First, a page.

A relevant fact when considering whether to study abroad in Vermont is that many schools require international students to have adequate international student insurance. Many public and private institutions provide their students with health insurance plans. Some schools will leave students on their own, others will mandate their insurance plan, and some schools will allow students to purchase an independent policy as long as the plan offers comparable coverage. For these schools, if a student is unable to show proof of coverage under another provider that is equal to their university-offered plans, they are automatically enrolled in their university’s plan.
Many universities require annual notification of whether or not the student has adequate coverage and if she or he will accept or decline the offered university package. An important note for international students studying in Vermont: most schools require students to complete health insurance related forms before a specified date. If this is not done, most university’s health plans become automatically accepted and your student account will be billed. If a student withdraws prior to completing a term, they maintain the insurance until the end of the semester, but may not seek care at university facilities. International students who decide to study in Vermont are encouraged to contact their institution’s insurance office to discuss the particulars of their situation and their school’s requirements.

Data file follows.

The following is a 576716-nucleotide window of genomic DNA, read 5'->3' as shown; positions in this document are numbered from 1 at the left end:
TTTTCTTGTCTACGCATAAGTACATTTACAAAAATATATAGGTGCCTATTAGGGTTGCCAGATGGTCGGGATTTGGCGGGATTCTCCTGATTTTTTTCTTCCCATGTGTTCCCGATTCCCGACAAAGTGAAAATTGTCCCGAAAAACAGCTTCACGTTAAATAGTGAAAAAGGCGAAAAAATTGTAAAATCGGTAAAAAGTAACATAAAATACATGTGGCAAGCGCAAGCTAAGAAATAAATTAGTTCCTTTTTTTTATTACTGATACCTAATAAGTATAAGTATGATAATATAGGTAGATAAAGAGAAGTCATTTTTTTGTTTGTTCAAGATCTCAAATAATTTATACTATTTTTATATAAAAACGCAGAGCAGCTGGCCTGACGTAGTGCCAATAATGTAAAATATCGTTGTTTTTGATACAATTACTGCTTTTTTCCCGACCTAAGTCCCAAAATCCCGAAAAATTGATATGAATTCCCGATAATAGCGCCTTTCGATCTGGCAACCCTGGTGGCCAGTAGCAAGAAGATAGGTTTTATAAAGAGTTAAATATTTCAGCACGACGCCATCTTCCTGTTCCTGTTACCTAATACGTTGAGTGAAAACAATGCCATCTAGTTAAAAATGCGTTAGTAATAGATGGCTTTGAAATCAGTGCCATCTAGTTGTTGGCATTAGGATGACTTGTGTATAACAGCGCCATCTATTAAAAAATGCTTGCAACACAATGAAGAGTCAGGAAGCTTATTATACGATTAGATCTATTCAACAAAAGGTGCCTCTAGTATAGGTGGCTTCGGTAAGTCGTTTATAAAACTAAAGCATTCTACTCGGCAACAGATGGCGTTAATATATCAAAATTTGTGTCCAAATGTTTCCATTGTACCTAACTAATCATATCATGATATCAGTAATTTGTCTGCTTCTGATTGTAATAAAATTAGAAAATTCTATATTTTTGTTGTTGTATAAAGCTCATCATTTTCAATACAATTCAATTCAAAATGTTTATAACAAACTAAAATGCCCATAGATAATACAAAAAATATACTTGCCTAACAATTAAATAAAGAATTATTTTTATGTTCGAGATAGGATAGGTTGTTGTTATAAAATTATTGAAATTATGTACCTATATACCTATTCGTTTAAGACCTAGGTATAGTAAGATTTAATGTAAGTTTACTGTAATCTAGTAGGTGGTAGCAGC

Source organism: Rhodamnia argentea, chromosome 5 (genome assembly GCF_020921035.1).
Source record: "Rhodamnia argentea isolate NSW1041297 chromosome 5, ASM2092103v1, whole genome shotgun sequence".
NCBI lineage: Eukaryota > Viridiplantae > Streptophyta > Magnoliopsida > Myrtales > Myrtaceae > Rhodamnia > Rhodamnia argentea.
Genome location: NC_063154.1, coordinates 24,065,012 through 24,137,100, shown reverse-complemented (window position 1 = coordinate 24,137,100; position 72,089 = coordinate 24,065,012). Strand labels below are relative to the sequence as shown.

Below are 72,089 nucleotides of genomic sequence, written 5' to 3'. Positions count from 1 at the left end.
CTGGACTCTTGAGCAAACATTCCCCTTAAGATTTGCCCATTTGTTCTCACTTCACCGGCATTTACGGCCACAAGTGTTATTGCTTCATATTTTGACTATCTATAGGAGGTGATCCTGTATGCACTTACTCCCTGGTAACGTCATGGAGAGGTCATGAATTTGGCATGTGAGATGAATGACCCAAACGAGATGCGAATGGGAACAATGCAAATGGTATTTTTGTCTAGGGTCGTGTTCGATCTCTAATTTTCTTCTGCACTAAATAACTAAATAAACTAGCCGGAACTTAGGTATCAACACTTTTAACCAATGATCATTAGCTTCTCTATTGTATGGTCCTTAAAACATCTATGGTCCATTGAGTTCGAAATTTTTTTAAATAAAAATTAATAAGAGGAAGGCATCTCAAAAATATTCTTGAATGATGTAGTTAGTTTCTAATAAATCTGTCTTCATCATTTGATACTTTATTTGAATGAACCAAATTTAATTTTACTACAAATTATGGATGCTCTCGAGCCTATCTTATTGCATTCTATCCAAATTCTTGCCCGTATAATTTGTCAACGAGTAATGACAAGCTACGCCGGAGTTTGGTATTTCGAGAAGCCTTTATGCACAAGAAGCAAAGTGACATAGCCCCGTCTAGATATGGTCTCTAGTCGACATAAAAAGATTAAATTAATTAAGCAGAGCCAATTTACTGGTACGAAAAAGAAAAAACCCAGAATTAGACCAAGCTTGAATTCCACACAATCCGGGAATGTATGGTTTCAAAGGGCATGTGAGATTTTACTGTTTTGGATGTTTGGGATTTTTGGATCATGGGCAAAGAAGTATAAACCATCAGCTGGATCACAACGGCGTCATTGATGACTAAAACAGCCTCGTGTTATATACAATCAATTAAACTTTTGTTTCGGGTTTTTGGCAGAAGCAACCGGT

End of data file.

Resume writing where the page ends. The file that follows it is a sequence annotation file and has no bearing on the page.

Despite the additional step and short-term expense added to the enrollment process, student insurance presents a huge opportunity for savings if you need to seek treatment. For example, Vermont—a state with a median income of over $52,000 and an average tuition rate for international students of over $20,000— has its hands tied with healthcare costs as it makes up one of the top expenses of life. Another upside is that Vermont’s healthcare is well-renowned; from the period of 2000-2008 Vermont was ranked as the nation’s healthiest place to live as measured by low infant mortality rate, low teen birth rate, low AIDS rate (the lowest in the country), breadth of average healthcare coverage, and average lifespan.